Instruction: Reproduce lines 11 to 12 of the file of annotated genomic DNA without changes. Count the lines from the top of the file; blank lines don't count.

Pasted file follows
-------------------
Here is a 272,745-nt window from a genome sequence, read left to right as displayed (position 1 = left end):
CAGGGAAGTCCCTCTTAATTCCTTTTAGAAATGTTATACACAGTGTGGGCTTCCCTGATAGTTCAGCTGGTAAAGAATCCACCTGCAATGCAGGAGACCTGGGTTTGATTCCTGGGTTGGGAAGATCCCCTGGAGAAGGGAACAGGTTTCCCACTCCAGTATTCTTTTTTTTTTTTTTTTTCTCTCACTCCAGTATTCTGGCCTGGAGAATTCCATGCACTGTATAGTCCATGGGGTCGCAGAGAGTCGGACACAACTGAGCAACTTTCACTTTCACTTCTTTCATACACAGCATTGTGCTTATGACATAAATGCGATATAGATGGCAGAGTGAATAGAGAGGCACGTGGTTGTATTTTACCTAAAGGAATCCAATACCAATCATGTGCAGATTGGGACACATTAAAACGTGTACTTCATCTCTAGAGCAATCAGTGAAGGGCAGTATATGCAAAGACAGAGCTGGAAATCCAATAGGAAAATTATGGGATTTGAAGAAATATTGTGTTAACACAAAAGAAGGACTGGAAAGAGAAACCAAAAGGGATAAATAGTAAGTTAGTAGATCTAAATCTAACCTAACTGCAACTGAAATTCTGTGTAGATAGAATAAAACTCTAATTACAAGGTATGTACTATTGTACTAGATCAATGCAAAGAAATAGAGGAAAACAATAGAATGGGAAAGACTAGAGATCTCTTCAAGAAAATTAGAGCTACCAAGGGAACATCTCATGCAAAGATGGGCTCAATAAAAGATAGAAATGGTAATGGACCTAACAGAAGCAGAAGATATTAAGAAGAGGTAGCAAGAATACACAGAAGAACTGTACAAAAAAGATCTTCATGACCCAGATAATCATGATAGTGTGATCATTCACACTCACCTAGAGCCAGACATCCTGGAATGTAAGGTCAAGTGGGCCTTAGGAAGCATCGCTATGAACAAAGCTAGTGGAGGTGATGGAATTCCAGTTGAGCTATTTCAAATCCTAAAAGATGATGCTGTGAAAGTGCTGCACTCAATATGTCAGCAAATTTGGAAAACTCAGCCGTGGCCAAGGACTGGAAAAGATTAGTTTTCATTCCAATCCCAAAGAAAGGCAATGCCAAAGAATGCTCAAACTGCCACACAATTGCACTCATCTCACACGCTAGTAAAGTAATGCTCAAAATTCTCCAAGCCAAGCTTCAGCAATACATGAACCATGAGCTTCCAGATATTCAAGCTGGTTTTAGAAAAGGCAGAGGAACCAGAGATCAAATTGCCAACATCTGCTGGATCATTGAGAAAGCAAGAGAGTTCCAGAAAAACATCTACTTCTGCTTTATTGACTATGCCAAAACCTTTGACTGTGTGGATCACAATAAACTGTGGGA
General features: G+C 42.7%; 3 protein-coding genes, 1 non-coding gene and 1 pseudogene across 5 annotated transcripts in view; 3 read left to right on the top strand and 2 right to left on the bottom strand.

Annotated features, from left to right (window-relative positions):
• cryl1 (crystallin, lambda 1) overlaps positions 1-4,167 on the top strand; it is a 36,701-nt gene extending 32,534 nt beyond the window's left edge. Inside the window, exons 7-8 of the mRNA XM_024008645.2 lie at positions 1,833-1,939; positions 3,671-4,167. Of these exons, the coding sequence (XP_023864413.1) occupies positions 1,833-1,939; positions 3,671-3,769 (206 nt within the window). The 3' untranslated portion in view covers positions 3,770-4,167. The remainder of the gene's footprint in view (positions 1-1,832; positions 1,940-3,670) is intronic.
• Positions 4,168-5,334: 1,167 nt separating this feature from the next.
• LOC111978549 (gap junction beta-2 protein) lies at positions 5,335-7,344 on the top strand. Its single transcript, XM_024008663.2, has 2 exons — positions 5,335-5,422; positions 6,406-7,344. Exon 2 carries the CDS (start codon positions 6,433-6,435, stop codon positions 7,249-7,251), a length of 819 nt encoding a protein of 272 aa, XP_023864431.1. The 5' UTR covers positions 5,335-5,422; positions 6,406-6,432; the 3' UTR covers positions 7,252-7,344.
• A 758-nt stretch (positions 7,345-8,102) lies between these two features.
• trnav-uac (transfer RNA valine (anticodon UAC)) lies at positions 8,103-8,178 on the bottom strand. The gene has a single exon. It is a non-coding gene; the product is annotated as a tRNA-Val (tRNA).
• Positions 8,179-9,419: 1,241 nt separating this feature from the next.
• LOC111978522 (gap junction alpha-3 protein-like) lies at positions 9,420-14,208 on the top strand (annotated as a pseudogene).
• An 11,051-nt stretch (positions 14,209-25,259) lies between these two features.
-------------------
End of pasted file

• LOC111978522 (gap junction alpha-3 protein-like) lies at positions 9,420-14,208 on the top strand (annotated as a pseudogene).
• An 11,051-nt stretch (positions 14,209-25,259) lies between these two features.